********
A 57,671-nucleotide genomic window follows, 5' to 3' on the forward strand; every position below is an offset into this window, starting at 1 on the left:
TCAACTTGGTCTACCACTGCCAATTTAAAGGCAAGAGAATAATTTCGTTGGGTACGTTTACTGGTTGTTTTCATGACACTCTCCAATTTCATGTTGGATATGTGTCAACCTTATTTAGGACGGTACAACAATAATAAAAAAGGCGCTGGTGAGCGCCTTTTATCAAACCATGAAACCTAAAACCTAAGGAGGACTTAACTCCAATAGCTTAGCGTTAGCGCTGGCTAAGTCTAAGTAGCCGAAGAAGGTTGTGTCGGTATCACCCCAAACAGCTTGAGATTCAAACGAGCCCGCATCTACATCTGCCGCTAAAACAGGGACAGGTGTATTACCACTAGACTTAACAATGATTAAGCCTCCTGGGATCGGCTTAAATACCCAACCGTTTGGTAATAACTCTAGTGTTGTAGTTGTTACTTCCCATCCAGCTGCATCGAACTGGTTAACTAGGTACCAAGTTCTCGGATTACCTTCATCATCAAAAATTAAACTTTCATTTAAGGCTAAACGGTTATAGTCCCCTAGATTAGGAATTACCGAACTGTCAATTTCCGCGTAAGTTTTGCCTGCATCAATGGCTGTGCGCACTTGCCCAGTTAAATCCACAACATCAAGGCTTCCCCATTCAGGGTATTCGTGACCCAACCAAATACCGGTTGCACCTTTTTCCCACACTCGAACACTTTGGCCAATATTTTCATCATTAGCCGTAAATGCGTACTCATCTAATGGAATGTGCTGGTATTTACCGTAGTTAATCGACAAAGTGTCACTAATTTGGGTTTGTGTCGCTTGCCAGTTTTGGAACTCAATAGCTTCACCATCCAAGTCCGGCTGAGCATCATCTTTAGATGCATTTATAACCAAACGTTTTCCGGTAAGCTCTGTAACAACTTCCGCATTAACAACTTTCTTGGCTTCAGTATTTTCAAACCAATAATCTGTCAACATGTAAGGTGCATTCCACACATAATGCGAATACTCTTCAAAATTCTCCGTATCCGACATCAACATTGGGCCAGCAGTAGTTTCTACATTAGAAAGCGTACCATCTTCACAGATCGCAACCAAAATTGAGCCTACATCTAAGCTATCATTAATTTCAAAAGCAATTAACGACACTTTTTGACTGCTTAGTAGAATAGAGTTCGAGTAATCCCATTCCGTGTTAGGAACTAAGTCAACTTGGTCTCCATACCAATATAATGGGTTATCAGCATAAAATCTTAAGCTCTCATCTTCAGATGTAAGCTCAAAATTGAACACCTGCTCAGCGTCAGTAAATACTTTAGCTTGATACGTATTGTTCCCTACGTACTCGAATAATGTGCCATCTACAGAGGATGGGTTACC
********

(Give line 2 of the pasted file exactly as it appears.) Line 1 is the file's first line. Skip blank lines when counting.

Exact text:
TCAACTTGGTCTACCACTGCCAATTTAAAGGCAAGAGAATAATTTCGTTGGGTACGTTTACTGGTTGTTTTCATGACACTCTCCAATTTCATGTTGGATATGTGTCAACCTTATTTAGGACGGTACAACAATAATAAAAAAGGCGCTGGTGAGCGCCTTTTATCAAACCATGAAACCTAAAACCTAAGGAGGACTTAACTCCAATAGCTTAGCGTTAGCGCTGGCTAAGTCTAAGTAGCCGAAGAAGGTTGTGTCGGTATCACCCCAAACAGCTTGAGATTCAAACGAGCCCGCATCTACATCTGCCGCTAAAACAGGGACAGGTGTATTACCACTAGACTTAACAATGATTAAGCCTCCTGGGATCGGCTTAAATACCCAACCGTTTGGTAATAACTCTAGTGTTGTAGTTGTTACTTCCCATCCAGCTGCATCGAACTGGTTAACTAGGTACCAAGTTCTCGGATTACCTTCATCATCAAAAATTAAACTTTCATTTAAGGCTAAACGGTTATAGTCCCCTAGATTAGGAATTACCGAACTGTCAATTTCCGCGTAAGTTTTGCCTGCATCAATGGCTGTGCGCACTTGCCCAGTTAAATCCACAACATCAAGGCTTCCCCATTCAGGGTATTCGTGACCCAACCAAATACCGGTTGCACCTTTTTCCCACACTCGAACACTTTGGCCAATATTTTCATCATTAGCCGTAAATGCGTACTCATCTAATGGAATGTGCTGGTATTTACCGTAGTTAATCGACAAAGTGTCACTAATTTGGGTTTGTGTCGCTTGCCAGTTTTGGAACTCAATAGCTTCACCATCCAAGTCCGGCTGAGCATCATCTTTAGATGCATTTATAACCAAACGTTTTCCGGTAAGCTCTGTAACAACTTCCGCATTAACAACTTTCTTGGCTTCAGTATTTTCAAACCAATAATCTGTCAACATGTAAGGTGCATTCCACACATAATGCGAATACTCTTCAAAATTCTCCGTATCCGACATCAACATTGGGCCAGCAGTAGTTTCTACATTAGAAAGCGTACCATCTTCACAGATCGCAACCAAAATTGAGCCTACATCTAAGCTATCATTAATTTCAAAAGCAATTAACGACACTTTTTGACTGCTTAGTAGAATAGAGTTCGAGTAATCCCATTCCGTGTTAGGAACTAAGTCAACTTGGTCTCCATACCAATATAATGGGTTATCAGCATAAAATCTTAAGCTCTCATCTTCAGATGTAAGCTCAAAATTGAACACCTGCTCAGCGTCAGTAAATACTTTAGCTTGATACGTATTGTTCCCTACGTACTCGAATAATGTGCCATCTACAGAGGATGGGTTACC